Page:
A search for “paid content” turned up an item in ClickZ News that led to a report by the Online Publishers Association. It suggests paid content growth is slowing and shifting and becoming more solidly based on monthly subscriptions. The report, which covers Q1 and Q2 2004, came out in November. It can be downloaded for free. Here is my summary and spin. Consumers paid $853 million for content in the first half of 2004, a 14 percent year-over-year increase, which the association called down but “relatively robust for a maturing market.” Wow. I hope that doesn’t mean paid content is peaking! Personals and dating continue to dominate purchases but their growth rate is down to 6.4 percent. (People-to-people connections have always been the killer Internet app ever since email, a lesson publishers must surely heed.) Music downloads drove the entertainment spending, which is surely good news for Web publishers because it suggests consumers will buy stuff when we make it easy and cool — as with the iPod. The report contains many other nuggets on sales growth (or decline) by category of content, but the only other point I would highlight is how those who buy like to pay. A record 90 percent of the 16.8 million consumers whose behavior is reflected in the survey paid by subscription — and more than half of these are monthly as opposed to annual. I wonder whether the sampling methodology misses or understates single purchase decisions. I’ll snoop around in this direction later because I thinkWeb publishing resembles magazines, in terms of targeting niche interests. Thus online publishers need impulse purchase options to warm up consumers to make that monthly or annual plunge. Addendum: Monday I mentioned the Emerging Technology conference in Palo Alto. One attendee, Socialtext co-founder Ross Mayfield, offered a prÃ©cis of the presentation by Bloglines chief executive Mark Fletcher in the wake of his outfit’s acquisition by AskJeeves.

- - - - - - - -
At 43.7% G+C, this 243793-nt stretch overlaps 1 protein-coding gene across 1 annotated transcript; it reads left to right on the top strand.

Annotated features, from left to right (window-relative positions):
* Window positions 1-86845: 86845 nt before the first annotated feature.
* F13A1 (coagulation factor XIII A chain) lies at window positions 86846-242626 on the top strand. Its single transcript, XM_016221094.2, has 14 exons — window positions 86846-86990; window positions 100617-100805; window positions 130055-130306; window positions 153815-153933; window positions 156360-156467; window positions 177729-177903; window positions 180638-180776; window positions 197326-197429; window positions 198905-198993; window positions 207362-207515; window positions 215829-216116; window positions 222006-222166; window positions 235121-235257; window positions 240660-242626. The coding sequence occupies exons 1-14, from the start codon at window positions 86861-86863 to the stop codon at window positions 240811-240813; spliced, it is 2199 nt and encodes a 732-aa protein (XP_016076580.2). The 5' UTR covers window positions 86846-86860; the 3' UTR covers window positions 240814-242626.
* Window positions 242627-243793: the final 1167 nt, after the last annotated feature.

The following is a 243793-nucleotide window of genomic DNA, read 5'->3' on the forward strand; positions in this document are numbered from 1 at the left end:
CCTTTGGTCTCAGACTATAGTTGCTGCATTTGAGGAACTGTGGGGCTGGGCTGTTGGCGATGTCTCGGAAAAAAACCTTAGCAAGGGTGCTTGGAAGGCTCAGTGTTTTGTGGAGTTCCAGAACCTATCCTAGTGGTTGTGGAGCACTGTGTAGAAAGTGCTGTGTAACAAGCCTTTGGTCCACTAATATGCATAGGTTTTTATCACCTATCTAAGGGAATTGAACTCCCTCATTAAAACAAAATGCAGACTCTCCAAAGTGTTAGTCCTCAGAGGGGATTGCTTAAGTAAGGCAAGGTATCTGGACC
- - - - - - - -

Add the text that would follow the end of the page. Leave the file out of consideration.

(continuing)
“Bloglines is where users meet RSS: search, subscribe, share and publish,” Mayfield blogs, adding. “Future developments: Convergence with web search, Mutimedia, functional RSS feeds for more than just news, Richer blogging tools, more sharing and social networking features.”
“Cause if you ain’t Mass Media, you’re Mini Media.”